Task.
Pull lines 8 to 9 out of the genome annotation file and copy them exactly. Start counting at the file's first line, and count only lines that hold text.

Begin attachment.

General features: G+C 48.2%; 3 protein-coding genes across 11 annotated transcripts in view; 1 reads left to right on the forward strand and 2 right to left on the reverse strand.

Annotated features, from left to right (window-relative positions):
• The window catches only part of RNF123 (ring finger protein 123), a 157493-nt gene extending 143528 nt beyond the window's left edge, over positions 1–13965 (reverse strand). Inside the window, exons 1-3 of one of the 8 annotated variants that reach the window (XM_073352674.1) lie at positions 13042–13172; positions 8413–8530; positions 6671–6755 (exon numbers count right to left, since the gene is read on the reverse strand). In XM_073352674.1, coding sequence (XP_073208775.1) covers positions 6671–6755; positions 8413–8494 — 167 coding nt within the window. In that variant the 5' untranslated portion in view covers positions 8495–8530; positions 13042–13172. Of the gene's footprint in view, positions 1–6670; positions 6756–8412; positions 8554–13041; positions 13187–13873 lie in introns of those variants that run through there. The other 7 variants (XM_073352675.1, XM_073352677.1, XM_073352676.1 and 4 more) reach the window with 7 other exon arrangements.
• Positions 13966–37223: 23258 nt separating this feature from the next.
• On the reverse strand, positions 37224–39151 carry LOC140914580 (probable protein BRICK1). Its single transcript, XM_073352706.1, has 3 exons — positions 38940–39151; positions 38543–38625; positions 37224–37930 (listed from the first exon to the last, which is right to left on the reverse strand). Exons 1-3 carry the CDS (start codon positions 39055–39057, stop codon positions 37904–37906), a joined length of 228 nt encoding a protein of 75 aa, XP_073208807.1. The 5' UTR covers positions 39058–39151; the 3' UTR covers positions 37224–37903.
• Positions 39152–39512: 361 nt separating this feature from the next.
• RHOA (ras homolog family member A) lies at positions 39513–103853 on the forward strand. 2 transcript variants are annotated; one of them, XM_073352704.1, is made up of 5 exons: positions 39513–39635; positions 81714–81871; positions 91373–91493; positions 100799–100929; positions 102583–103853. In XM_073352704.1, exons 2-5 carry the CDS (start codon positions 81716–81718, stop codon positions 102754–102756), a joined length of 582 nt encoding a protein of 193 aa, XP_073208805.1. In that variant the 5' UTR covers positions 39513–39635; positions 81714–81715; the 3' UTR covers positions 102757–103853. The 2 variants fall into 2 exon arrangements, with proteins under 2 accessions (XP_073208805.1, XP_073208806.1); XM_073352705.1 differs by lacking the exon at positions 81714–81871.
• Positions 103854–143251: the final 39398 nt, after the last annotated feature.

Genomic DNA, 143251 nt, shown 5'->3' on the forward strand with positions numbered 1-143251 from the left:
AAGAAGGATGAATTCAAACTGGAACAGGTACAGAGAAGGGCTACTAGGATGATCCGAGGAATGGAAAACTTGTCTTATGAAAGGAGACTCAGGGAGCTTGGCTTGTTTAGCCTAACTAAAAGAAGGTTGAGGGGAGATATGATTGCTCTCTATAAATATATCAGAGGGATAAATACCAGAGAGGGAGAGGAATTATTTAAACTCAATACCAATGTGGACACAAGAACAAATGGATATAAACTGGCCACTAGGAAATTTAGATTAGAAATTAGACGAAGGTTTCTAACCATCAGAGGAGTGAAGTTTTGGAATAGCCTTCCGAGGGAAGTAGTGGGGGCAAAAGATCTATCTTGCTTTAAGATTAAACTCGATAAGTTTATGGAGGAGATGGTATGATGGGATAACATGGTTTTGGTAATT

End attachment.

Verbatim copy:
• Positions 103854–143251: the final 39398 nt, after the last annotated feature.

Genomic DNA, 143251 nt, shown 5'->3' on the forward strand with positions numbered 1-143251 from the left: